Disciplines like Qigong, tai chi, and yoga come from practices with a two millennia history. With the advancement of medicine and culture, we have lost sight of these simple moves and how they can keep us balanced. Our minds and bodies have not changed that much in the last 2000 years, they are still looking for harmony within themselves, and this should co-exist beautifully with modern medicine and culture.

LM: Talk us through what the course entails and what can students learn from it?
Tim: The 8-week Dynamic Qi course gives the participants a tool bag of information and exercises to incorporate into their everyday lives.

Long term, this infusing of cortisol in the bloodstream has a negative and toxic effect on the body. We will always start with a stress test within each session, so the participants can see how stressed they may be from the day. To balance this, we will practise several different breathing exercises, which can be used for different situations to help them relax or stay focused.

Meditation with i-Qi-coaching

The meditations tap into the deeper cognitive side of you and let you listen to your mind with compassion rather than irritancy. Qigong exercises can help you massage your internal organs, gather, circulate and purify your Qi, and a tai chi exercise called ‘the 4 walls’, which will take several of the eight weeks to learn.

We then use this in a meditative sense to increase both our physical balance and the balance between the heart and the mind. When practised over time, these new habits will give the participants greater clarity of thought and focus with more energy whilst also paradoxically relaxing them.

LM: Who is the course aimed at, and do you need any previous knowledge of Tai chi, or can anyone sign up?
Tim: Simply put, the course is aimed at anyone and everyone. In an era where very few practice self-compassion, this is the course to do it. This course is to help you be kinder to yourself. Any measurements used are purely between the person and their mind and bodies. Only they will truly know how badly affected they are from the travails of their life and the improvements they will see over two months.

The course begins with a blank page in mind. An aspect I love about Taoism; is it comes from a position of humility. I love the phrase, ‘I am a fool who knows nothing’. This means we are at that space in our minds where we can cast our ego aside, be humble and just learn.

LM: Once people complete the course, what other guidance can they expect?
Tim: Participants can choose to carry on with a group, move into a more experienced class, or a 1:1 session, which will lend itself more to wellbeing with specific needs and outcomes. Or they may feel they have found what they need. I will always be there to offer non-judgemental thought and guidance if required.

We have to remember eight weeks is not a length of time that will eradicate all sense of anxiety or stress; it is only just a beginning. It will, however, give the participant an overview as to whether they wish to carry on exploring. It is entirely up to the minds and bodies of the participant what they get out of the course; some will want to go deeper, some will use it as a way of finding a little relaxation and all points in between.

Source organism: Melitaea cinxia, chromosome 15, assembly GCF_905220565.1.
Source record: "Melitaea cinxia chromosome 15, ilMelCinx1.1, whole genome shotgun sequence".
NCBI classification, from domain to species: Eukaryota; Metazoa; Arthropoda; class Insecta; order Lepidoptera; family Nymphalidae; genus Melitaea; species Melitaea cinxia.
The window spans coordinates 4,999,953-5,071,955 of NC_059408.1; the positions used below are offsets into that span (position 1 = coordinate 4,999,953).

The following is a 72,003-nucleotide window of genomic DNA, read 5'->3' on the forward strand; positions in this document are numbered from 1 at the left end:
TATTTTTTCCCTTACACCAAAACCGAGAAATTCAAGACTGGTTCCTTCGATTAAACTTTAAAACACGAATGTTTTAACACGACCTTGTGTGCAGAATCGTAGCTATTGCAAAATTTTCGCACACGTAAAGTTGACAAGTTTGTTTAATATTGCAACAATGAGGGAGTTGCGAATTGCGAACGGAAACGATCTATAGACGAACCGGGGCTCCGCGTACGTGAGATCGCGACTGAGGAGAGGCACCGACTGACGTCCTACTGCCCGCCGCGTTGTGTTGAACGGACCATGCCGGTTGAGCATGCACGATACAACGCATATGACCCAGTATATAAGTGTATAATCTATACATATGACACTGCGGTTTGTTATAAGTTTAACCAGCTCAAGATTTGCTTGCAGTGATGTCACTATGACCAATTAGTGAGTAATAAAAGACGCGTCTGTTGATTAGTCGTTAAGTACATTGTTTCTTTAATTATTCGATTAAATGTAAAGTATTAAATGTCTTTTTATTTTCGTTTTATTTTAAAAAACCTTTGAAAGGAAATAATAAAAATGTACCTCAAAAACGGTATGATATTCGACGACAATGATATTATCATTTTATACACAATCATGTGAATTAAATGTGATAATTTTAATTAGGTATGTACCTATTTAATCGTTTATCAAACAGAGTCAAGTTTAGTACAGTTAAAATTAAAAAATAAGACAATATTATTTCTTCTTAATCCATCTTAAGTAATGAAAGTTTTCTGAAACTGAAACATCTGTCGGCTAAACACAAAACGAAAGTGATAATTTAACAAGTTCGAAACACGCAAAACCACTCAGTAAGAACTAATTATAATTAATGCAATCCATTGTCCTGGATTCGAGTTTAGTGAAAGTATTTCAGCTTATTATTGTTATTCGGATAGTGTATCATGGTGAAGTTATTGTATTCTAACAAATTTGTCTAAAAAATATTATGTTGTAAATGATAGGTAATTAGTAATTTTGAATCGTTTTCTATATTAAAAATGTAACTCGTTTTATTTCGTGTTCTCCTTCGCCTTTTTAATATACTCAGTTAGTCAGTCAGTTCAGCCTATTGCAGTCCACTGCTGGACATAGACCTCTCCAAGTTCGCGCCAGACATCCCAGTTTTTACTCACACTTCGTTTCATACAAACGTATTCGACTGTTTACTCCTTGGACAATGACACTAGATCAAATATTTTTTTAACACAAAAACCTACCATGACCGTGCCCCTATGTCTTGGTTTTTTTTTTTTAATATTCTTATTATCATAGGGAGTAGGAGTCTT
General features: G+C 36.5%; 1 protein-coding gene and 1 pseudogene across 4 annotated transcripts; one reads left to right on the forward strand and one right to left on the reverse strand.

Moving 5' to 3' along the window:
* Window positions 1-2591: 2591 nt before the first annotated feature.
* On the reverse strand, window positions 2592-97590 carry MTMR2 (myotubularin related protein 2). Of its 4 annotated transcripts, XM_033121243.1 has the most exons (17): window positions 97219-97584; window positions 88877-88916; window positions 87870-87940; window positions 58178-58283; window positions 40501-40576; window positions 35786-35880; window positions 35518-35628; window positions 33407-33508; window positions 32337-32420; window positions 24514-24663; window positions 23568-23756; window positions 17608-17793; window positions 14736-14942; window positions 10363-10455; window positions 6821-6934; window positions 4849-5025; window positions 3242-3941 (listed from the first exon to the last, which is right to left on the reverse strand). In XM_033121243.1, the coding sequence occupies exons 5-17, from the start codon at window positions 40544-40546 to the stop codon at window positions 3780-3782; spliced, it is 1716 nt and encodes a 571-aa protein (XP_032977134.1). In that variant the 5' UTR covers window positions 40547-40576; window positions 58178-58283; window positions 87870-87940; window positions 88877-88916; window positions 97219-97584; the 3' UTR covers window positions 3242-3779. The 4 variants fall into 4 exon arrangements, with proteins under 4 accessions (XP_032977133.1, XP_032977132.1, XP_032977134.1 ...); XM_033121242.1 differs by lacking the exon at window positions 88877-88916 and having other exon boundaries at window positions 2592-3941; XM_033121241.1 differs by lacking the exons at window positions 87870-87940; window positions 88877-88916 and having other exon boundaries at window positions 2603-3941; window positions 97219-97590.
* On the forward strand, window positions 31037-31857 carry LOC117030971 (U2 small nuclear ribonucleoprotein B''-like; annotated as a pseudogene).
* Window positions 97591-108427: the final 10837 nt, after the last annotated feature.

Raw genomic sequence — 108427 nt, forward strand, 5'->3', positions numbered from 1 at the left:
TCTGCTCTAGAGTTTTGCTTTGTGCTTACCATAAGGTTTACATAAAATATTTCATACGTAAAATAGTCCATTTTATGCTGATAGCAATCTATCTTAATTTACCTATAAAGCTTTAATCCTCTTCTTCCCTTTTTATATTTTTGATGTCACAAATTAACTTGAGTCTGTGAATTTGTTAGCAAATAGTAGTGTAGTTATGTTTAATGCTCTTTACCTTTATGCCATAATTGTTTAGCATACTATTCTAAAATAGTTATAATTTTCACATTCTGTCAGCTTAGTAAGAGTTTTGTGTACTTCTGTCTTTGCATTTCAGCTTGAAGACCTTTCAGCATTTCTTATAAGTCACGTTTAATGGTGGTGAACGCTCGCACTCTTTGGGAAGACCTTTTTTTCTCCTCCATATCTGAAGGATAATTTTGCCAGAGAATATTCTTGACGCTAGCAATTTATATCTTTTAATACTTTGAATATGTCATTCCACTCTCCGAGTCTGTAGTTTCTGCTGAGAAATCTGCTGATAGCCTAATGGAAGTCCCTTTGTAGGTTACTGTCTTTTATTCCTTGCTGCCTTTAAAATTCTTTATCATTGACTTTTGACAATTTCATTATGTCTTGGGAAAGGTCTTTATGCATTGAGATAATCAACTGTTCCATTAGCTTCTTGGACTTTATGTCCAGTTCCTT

Tim practising Tai Chi on a British beach

LM: How often would you need to practice to make a real difference?
Tim: Like anything in life, doing something once gives an example and a small understanding. Practising takes a person deeper in exploration, which enhances their understanding.

To really make a difference, a person would need to practice every day. This could be as little as 15 minutes or as long as an hour. The important aspect is creating a little ritual as an act of self-compassion that is yours and yours alone. Of course, if a day is missed for any reason, the world will not stop turning, not even for a nano-second; just be mindful as to why it was missed and carry on the next day. Remember, this is about you and how it makes you feel, not me or anyone else.

The Dynamic Qi breathing, and meditation exercises we will do, are simple and do not take long to pick up. The more you practice something, the easier it becomes and the greater the benefits.

i-Qi – Where and How?

To find out more about i-Qi coaching, visit www.i-qi-coaching.com.

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Learning to Manage Stress & Anxiety with i-Qi-coaching's Tim Johnson 2


Sabi Phagura

Deputy Online Editor

Sabi Phagura is a health, fitness, travel and lifestyle journalist with over 14 years experience in both print and broadcasting media. With Luxurious Magazine, Sabi has travelled the world and experienced some of the finest things that it has to offer. Sabi is one of our most eager and enthusiastic journalists regularly finding unique and exciting destinations. She always creates articles that showcase the subject in the best light via her wealth of knowledge in the luxury travel and dining sectors.